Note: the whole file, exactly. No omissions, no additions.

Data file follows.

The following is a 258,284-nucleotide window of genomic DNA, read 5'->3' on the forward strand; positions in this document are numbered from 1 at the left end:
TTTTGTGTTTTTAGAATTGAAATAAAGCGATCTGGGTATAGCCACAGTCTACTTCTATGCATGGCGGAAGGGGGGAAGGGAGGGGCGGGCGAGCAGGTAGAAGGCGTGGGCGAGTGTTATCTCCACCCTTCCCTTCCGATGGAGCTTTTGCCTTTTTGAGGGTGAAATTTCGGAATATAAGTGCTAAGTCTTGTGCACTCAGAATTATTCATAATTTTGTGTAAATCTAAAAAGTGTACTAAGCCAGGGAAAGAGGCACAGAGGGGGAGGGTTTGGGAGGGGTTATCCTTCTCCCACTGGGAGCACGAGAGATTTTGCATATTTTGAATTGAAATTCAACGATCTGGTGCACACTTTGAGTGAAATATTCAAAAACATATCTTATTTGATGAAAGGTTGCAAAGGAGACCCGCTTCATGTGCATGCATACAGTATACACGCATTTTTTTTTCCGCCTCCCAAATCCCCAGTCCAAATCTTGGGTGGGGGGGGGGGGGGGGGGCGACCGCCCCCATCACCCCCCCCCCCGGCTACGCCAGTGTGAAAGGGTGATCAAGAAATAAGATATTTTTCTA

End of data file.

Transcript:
The following is a 258,284-nucleotide window of genomic DNA, read 5'->3' on the forward strand; positions in this document are numbered from 1 at the left end:
TTTTGTGTTTTTAGAATTGAAATAAAGCGATCTGGGTATAGCCACAGTCTACTTCTATGCATGGCGGAAGGGGGGAAGGGAGGGGCGGGCGAGCAGGTAGAAGGCGTGGGCGAGTGTTATCTCCACCCTTCCCTTCCGATGGAGCTTTTGCCTTTTTGAGGGTGAAATTTCGGAATATAAGTGCTAAGTCTTGTGCACTCAGAATTATTCATAATTTTGTGTAAATCTAAAAAGTGTACTAAGCCAGGGAAAGAGGCACAGAGGGGGAGGGTTTGGGAGGGGTTATCCTTCTCCCACTGGGAGCACGAGAGATTTTGCATATTTTGAATTGAAATTCAACGATCTGGTGCACACTTTGAGTGAAATATTCAAAAACATATCTTATTTGATGAAAGGTTGCAAAGGAGACCCGCTTCATGTGCATGCATACAGTATACACGCATTTTTTTTTCCGCCTCCCAAATCCCCAGTCCAAATCTTGGGTGGGGGGGGGGGGGGGGGGCGACCGCCCCCATCACCCCCCCCCCCGGCTACGCCAGTGTGAAAGGGTGATCAAGAAATAAGATATTTTTCTA